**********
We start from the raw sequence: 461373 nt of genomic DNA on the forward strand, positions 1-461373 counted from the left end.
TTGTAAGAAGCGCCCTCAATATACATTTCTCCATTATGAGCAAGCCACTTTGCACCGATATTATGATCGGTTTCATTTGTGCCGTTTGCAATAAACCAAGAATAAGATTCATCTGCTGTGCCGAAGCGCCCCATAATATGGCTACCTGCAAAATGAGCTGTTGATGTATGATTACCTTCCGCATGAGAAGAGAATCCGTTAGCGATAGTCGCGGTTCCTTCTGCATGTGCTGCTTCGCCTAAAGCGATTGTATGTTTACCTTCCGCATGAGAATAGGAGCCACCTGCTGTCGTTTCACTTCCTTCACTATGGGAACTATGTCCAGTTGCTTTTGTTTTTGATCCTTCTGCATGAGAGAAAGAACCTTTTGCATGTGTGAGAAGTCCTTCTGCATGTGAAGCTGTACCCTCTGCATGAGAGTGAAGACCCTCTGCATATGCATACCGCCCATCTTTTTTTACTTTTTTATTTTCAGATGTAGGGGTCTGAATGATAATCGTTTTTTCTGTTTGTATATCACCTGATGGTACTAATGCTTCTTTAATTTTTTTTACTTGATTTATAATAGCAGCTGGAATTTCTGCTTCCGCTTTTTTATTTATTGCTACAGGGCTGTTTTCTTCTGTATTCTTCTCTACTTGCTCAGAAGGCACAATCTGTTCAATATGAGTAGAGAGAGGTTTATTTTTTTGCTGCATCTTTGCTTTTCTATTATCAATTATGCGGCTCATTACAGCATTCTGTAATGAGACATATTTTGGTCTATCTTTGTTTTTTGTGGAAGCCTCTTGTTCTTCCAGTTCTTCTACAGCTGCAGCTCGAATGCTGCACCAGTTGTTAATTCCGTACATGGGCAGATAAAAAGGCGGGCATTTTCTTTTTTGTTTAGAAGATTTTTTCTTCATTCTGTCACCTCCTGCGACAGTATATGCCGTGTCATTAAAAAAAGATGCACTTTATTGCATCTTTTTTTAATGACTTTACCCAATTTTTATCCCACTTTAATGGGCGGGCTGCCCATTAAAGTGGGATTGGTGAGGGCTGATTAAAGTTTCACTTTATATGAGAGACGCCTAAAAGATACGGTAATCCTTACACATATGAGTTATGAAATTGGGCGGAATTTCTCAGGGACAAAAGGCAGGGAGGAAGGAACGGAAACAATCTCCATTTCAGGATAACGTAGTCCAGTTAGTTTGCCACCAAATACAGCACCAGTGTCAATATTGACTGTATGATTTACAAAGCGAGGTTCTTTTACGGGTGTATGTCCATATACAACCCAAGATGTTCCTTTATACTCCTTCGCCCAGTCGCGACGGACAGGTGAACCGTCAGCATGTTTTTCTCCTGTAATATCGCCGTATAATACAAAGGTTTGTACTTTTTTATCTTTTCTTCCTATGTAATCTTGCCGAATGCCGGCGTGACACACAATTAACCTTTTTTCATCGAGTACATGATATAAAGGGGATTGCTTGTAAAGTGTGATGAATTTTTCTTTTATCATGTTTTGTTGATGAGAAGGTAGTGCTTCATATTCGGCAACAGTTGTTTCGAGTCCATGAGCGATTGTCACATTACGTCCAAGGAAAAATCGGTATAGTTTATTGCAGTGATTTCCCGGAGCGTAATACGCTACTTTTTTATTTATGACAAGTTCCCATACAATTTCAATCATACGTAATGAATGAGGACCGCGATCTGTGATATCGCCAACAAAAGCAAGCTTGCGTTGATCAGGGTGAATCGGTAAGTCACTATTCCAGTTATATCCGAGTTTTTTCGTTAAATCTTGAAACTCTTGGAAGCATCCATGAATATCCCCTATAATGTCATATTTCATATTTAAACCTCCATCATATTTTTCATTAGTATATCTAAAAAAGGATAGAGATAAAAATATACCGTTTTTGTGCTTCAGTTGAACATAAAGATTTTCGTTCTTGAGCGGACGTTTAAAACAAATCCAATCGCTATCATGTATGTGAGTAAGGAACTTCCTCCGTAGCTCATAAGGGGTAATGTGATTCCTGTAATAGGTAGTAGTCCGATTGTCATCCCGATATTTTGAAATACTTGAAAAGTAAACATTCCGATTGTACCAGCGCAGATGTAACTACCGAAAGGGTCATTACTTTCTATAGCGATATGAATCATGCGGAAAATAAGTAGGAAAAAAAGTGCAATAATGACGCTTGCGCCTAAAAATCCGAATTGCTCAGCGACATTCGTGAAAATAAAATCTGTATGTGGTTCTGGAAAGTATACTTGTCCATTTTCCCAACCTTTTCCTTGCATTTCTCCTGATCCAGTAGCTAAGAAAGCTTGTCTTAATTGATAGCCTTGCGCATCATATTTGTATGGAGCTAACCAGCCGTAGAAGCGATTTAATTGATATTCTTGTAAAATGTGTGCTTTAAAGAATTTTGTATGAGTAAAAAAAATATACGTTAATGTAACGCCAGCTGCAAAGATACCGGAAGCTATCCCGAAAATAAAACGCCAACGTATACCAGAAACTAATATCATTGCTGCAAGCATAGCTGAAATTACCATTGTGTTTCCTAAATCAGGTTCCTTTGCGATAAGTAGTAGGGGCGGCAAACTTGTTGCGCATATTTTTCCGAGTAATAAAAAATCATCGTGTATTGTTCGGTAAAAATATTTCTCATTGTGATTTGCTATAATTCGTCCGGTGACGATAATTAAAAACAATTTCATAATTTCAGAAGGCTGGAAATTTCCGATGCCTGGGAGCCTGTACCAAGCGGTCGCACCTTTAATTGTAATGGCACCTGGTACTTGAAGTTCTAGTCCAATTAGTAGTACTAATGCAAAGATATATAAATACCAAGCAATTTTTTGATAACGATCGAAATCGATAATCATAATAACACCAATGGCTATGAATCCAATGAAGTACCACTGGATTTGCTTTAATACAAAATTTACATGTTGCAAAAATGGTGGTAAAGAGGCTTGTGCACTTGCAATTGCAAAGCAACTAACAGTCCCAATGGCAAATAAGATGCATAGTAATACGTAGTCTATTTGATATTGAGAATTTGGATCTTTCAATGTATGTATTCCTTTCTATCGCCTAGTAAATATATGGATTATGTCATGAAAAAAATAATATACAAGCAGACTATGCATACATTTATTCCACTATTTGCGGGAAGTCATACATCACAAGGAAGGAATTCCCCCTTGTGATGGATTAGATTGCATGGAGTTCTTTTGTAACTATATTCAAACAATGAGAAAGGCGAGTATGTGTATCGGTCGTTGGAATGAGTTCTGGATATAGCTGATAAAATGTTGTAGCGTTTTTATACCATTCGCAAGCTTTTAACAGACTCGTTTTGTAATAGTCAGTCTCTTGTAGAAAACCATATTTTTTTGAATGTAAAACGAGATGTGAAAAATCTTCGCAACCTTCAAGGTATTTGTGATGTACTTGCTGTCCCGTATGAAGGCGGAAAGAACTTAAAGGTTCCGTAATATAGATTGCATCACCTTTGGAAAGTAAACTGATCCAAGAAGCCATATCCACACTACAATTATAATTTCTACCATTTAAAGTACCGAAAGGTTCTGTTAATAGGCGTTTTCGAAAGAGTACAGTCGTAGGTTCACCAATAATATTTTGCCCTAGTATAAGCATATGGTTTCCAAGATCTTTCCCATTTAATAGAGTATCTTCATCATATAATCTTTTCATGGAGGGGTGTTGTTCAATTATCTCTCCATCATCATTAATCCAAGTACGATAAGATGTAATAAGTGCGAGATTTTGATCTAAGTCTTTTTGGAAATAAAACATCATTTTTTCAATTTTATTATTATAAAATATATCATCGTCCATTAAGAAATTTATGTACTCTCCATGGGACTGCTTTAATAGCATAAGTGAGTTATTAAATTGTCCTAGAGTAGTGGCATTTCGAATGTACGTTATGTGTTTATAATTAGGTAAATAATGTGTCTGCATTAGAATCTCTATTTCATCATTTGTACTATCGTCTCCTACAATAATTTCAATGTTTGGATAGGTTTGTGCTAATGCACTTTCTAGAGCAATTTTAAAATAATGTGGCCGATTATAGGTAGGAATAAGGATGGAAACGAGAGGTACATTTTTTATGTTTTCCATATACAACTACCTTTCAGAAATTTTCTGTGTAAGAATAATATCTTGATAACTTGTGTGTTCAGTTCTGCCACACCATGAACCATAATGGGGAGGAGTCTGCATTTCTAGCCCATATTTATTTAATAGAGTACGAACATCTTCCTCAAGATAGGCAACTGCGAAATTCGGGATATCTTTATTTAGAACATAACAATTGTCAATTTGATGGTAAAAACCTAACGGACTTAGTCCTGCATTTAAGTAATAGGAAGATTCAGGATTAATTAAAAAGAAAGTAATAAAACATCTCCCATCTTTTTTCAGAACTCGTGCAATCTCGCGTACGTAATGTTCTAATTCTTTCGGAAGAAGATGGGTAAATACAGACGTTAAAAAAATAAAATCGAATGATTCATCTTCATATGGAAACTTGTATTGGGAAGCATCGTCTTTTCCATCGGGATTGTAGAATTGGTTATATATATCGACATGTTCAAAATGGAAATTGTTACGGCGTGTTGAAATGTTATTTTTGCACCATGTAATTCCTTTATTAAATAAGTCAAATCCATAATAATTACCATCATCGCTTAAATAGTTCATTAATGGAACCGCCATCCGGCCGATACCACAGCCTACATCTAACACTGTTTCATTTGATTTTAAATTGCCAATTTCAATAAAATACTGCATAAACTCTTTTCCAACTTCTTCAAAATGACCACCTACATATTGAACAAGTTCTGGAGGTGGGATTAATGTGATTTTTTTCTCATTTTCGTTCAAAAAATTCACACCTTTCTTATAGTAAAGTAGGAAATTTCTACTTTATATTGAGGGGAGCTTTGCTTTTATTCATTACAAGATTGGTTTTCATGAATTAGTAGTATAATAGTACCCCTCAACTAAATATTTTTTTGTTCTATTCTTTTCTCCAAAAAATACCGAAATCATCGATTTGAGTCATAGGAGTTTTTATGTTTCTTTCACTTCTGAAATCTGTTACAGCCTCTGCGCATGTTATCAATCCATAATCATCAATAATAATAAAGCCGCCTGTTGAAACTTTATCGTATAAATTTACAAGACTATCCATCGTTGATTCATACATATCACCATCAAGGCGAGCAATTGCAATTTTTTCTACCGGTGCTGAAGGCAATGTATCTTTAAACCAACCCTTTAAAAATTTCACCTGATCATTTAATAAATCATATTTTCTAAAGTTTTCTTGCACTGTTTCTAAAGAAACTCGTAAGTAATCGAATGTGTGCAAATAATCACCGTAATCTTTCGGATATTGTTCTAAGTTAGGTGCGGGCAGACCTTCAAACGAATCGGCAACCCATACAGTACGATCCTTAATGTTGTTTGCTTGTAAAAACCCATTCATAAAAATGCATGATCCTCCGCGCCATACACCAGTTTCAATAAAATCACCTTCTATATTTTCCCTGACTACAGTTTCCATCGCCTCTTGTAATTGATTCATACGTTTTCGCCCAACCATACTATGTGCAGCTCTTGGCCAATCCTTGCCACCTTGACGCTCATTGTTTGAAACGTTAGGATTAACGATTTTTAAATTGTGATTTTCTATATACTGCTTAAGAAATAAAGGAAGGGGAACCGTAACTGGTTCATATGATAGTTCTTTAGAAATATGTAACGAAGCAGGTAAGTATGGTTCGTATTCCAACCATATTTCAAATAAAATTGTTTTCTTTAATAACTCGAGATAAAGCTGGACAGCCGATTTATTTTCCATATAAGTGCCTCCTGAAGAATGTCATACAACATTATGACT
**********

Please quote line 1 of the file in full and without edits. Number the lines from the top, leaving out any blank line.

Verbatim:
We start from the raw sequence: 461373 nt of genomic DNA on the forward strand, positions 1-461373 counted from the left end.